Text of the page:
Wet weekends needn't be dull, writes Gill South.
On rainy winter weekends there is little reason to go out and join the congested traffic. But how do you keep the kids occupied if they're not the types to sit down on the couch with a good book?
Cast your mind back to wet summer holidays at the bach or the caravan park and chances are, board games were involved.
For families wanting to break away from the computer game or TV, and who want to have some interaction with their kids before the merry-go-round of after-school pick-ups and drop-offs resumes on Monday, board games can be just the ticket.
Rob Markley, who has two teenage daughters and a 10-year-old son, says his kids get different things from board games. His son Miles, likes games where he accumulates strengths, which he does with a favourite game called Candamir: the First Settlers. One of his daughters, Samantha, likes deduction and puzzle games.
"For me I like the story, the adventure aspects," Markley says.
The Markley family played Zooloretto last Sunday, which was suitably wet. The father of three started playing what are known as Euro games in the mid-1990s. Games have moved on from Monopoly and Cluedo of old.
People of all ages are playing them because they are so stimulating and enjoyable.
David Taylor, of online board game retailer SeriouslyBoard.co.nz says there are entry Euro games, such as Ticket to Ride, which are perfect for a moochy Sunday afternoon, and it's games like these that are getting people, adults and children, so keen.
Ticket to Ride - a game of accumulating train journeys around the United States or Europe - is something an advanced 6-year-old can play with a grandparent but also something which real "gamers" can enjoy.
"I have yet to show it to someone that didn't like it," says Taylor's wife, Angie.
Many games are online these days, too and can be played with friends overseas. And they don't have to set people against each other. For instance, Pandemic, a popular co-operative game, puts players into a team of experts attending to health catastrophes around the globe.
The Taylors, who are organising next weekend's Bays Board Game Convention in St Heliers, says the hall they are using will have games unpacked and laid out with people on hand to teach families new games.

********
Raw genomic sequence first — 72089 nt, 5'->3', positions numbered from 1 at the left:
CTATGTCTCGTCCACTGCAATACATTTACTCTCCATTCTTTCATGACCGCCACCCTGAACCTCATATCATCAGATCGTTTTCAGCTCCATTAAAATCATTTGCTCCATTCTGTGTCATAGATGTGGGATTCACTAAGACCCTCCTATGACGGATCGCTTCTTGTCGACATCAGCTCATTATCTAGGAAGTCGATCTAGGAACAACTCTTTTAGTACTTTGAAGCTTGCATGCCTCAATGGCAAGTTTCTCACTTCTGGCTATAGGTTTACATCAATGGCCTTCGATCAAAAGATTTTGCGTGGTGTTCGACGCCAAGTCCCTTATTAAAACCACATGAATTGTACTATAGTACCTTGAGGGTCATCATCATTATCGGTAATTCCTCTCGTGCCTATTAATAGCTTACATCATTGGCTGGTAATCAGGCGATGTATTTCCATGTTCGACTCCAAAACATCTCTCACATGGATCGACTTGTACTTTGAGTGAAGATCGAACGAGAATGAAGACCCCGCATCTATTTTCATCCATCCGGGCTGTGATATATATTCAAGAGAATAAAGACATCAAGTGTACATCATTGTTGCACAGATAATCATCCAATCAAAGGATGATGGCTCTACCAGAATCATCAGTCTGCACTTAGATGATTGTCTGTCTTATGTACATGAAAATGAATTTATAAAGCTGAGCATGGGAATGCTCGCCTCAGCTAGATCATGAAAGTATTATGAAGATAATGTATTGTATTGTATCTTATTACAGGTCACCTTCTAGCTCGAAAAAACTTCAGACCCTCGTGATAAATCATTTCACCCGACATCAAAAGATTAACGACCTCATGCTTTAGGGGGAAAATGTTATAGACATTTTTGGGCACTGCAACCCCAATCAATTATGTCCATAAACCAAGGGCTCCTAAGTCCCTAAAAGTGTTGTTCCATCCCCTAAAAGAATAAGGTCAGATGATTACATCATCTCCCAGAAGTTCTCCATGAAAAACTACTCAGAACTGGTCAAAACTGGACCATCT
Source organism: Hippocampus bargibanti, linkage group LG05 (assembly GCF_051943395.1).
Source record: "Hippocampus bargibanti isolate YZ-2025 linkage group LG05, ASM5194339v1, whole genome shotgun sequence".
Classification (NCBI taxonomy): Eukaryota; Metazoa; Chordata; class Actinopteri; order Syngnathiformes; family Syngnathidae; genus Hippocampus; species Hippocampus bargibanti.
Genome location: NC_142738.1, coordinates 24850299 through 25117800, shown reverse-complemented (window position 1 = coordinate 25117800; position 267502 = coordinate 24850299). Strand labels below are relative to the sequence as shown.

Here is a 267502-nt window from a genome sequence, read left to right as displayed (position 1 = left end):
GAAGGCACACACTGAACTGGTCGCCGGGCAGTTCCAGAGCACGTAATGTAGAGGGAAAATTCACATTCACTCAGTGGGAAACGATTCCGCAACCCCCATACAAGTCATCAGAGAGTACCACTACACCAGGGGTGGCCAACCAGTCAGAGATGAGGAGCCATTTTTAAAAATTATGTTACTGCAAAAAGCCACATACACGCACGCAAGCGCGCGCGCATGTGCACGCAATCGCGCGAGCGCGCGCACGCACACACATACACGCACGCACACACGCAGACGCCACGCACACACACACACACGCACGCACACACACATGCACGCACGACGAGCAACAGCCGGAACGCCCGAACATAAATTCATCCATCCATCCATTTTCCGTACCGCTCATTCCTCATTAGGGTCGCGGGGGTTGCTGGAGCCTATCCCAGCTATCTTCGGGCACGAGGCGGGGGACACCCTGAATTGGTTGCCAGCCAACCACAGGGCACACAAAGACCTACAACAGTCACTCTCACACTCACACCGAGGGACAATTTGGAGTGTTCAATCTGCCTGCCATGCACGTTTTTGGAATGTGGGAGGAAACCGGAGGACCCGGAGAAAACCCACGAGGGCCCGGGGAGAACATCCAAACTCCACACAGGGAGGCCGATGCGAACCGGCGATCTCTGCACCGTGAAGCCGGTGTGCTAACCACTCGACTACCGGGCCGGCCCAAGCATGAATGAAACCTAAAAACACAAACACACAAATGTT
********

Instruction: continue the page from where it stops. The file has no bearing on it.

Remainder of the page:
"We reckon board games are a great thing," Taylor says "We think people agree with us, they just have to have them explained to them."
The convention targets both novice gamers and seasoned players.
"Board games don't discriminate," Taylor says.
"You come and sit down at the table, there's a huge age range, people come from all walks of life."
It is usually a parent who is interested in board games who leads the way and gets the whole family into the pastime, says Dianne McCallum, from Mainly Toys, which has a room called the Games Loft devoted to board games.
"We find a lot more families are trying to play board games as a family.
"It's about getting the TV turned off and having interaction with each other.
"We're getting a lot of families wanting something for older children."
The mother of two used to take new board games home to her kids and get them to work them out and teach her. "My two were guinea pigs."
Children who encounter board games at an early age adapt their thinking and their thought-processing is superb, she says.
She sees children whose parents are enthusiasts playing games for ages much older than they actually are.
"We are finding young couples are playing more board games, too," says McCallum.
* Ticket to Ride
* Stone Age
* Settlers of Catan
* Forbidden Island
* Snow Tails
Game reviews source: boardgamegeek.com
* Board games by the Bay, July 2-3, Tamaki Ex-Services Hall, St Heliers, Auckland. Novices and seasoned gamers welcome. Adults $10 a day or $15 for the weekend, $12 if registering on the website, family pass $45 a day, weekend $50, pre-ordering online $45, primary school kids free.
More coming up in Tauranga, Whangarei, Hamilton.